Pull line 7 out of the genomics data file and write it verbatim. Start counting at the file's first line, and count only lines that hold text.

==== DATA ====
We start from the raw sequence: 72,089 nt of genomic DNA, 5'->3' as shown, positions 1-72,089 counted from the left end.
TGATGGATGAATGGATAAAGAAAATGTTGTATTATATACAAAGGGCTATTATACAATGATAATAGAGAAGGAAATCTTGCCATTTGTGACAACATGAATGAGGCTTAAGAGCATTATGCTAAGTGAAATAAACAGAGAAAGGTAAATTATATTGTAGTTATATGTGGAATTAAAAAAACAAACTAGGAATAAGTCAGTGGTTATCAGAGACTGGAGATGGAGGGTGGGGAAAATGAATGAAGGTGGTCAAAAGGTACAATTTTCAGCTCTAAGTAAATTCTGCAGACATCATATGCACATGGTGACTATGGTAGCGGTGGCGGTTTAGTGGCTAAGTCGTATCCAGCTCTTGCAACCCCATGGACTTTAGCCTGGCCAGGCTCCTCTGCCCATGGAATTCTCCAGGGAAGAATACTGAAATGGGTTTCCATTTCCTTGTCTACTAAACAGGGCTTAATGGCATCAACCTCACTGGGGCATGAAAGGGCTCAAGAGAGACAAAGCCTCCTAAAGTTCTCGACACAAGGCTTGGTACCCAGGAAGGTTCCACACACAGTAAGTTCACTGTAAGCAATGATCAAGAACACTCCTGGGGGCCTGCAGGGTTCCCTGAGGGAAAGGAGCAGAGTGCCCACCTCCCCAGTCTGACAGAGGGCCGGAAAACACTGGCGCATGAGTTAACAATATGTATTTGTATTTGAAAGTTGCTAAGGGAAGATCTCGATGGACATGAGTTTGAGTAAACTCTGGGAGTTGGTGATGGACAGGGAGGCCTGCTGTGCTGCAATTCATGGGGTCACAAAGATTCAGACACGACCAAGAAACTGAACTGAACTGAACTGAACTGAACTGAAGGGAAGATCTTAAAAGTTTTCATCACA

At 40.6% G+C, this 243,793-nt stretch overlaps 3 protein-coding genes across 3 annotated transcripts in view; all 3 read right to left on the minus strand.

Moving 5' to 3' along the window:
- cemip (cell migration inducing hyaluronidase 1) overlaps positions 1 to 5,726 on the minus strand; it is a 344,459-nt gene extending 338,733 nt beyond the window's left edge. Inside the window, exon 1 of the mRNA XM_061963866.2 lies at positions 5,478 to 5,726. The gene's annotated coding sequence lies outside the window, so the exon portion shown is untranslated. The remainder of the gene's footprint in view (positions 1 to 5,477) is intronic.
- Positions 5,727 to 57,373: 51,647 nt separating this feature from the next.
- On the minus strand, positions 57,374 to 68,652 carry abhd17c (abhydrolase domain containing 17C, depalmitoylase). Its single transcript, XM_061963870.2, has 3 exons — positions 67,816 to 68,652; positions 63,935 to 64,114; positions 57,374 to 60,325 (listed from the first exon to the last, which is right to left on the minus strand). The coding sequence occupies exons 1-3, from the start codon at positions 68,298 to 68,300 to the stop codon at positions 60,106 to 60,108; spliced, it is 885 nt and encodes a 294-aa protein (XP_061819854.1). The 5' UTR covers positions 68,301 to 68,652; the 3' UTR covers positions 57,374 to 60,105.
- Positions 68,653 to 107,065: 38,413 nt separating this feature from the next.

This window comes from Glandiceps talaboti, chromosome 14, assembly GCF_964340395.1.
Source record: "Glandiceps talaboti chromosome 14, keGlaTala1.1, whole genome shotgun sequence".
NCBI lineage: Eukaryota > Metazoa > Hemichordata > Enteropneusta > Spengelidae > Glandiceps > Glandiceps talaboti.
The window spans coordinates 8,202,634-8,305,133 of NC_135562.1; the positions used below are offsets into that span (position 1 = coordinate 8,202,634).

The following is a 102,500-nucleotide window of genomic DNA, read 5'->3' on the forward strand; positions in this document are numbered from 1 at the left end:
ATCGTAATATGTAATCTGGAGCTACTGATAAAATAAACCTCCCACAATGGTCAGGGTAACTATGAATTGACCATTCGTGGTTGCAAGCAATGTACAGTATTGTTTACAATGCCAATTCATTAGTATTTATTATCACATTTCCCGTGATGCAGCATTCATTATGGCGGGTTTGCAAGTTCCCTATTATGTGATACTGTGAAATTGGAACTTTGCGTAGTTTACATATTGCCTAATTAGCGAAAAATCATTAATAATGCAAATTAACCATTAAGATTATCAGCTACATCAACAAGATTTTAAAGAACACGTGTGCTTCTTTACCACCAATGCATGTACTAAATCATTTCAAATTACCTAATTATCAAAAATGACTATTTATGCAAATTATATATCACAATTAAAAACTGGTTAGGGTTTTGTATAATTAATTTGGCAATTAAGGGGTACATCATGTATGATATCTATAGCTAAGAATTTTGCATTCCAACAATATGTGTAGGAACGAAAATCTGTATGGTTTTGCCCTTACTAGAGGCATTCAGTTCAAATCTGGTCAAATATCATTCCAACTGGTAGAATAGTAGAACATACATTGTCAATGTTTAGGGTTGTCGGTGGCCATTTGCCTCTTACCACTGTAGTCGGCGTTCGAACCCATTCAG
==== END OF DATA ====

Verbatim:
- On the minus strand, positions 57,374 to 68,652 carry abhd17c (abhydrolase domain containing 17C, depalmitoylase). Its single transcript, XM_061963870.2, has 3 exons — positions 67,816 to 68,652; positions 63,935 to 64,114; positions 57,374 to 60,325 (listed from the first exon to the last, which is right to left on the minus strand). The coding sequence occupies exons 1-3, from the start codon at positions 68,298 to 68,300 to the stop codon at positions 60,106 to 60,108; spliced, it is 885 nt and encodes a 294-aa protein (XP_061819854.1). The 5' UTR covers positions 68,301 to 68,652; the 3' UTR covers positions 57,374 to 60,105.